Mostly Mozart: Q & A with Concerto Italiano Founder Rinaldo Alessandrini

Classic Arts Features   Mostly Mozart: Q & A with Concerto Italiano Founder Rinaldo Alessandrini
 
Rinaldo Alessandrini and Concerto Italiano will make their Mostly Mozart Festival debut August 4-5 with two enticing Baroque programs at New York City's Rose Theater in the Time Warner Center.


The August 4 program is an all-Roman affair, focusing on sacred music by Melani (Litanie per la Beata Vergine Maria for nine voices and basso continuo), Scarlatti (Messa per il Santissimo Natale), and Pergolesi (Missa Romana, "di S. Emidio"). The ensemble has recorded all three of these composers for future release on the naÇve label.

Alessandrini and company will present a selection of eight Vivaldi concertos for various instruments on August 5, some of which have already been recorded by Alessandrini for naÇve; Their rendering of Vivaldi's ever-popular Four Seasons was named Gramophone "CD of the Month" soon after its release and is the single recommended version of the work listed in the new book 1001 Classical Recordings You Must Hear Before You Die.

Rinaldo Alessanrini is one of the most prolific and celebrated artists on the scene today. Also a harpsichordist, organist, and fortepianist, he founded the Concerto Italiano in 1984 and has conducted it in live performance and on recording, to great acclaim.

Alessandrini recently sat down to chat about his Mostly Mozart programs, a new recording featuring the work of the virtually forgotten but compelling Czech composer Frantisek Ignšc Anton‹n Tuma, and why he cherishes his native Rome.

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Q: So you're in Paris today. Are you there for business or pleasure?

Rinaldo Alessandrini: At the moment we are recording one of the programs that I will do with Concerto Italiano soon in New York City: the masses of Scarlatti and Pergolesi and a short but beautiful work by Melani.

Q: Are these Mostly Mozart debut performances the first you've ever given in New York or even in the U.S.?

RA: No, I've given performances with Concerto Italiano in conjunction with the Italian Cultural Institute. We've also done concerts at the Metropolitan Museum of Art and at the Library of Congress in Washington, D.C.

Q: Can you tell us about the first program you will do at Mostly Mozart on Monday, August 4?

RA: Well, the first thing I would say is that it's a very Roman program. Both of these masses by Pergolesi and Scarlatti were created and performed in Rome _ most notably at the Basilica di Santa Maria Maggiore, where so much great music was performed. This is a very important program for me. I'm Roman and I'm very interested in the music that's been done in my city. The music reflects well the kind of sound that was in Rome at the beginning of the 18th century. It's powerful and noisy!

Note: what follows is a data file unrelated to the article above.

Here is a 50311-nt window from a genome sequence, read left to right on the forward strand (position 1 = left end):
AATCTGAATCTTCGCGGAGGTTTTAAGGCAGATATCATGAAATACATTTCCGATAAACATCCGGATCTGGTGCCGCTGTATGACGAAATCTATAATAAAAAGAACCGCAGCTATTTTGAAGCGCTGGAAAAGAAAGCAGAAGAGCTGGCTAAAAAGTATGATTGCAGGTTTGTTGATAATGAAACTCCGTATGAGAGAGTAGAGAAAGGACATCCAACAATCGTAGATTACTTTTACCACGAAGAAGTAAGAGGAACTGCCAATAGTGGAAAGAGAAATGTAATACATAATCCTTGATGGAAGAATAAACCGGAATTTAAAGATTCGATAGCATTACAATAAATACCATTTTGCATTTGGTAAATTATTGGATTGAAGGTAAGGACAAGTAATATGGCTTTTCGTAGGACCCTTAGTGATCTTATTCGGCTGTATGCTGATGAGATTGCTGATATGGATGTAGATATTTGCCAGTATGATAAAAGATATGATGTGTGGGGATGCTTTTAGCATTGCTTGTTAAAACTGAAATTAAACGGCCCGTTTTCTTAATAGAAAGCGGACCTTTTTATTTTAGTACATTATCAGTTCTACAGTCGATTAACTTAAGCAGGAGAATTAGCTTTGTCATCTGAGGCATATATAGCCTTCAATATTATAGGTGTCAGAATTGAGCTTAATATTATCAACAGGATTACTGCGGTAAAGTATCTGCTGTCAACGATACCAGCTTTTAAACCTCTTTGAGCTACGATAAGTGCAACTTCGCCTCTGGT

Q: Powerful and noisy aren't words many people would associate with Pergolesi!

RA: Actually, this Pergolesi work on the program requires double orchestra! The Melani piece is short _ about six minutes _ but it's very sweet music, with beautiful harmonies, for nine voices and continuo. Even though it's vocal music, it definitely has a stylistic closeness to the music of Corelli.

Q: On August 5, you'll do an all-Vivaldi program at Mostly Mozart. You've recorded a lot of his music for naÇve. Why is this composer's music important to you and are there plans for you to record more of his music in the future?

RA: I think this will be a popular program _ concertos for winds, strings _ very easy on the ear, but also extraordinarily enjoyable. Besides concertos by Vivaldi, we've also recorded vocal works _ sacred music as well as the opera L'Olimpiade, which we actually staged. There is so much unknown music by Vivaldi, and we are discovering more and more and more.

Q: What is it about Vivaldi's music that is so appealing to people?

RA: As I said, Vivaldi really is easy to listen to. It's beautiful music, mostly short and with captivating melodies and harmonies. But performers and audiences have been lazy with Vivaldi. They've listened to and performed The Four Seasons over and over again and forgotten to explore his other music.

Q: Your next naÇve recording features music by Frantisek Ignšc Anton‹n Tuma, an 18th-century Bohemian composer of whom few people are likely to have heard. How did his music come to your attention and what can people look forward to when they listen to it?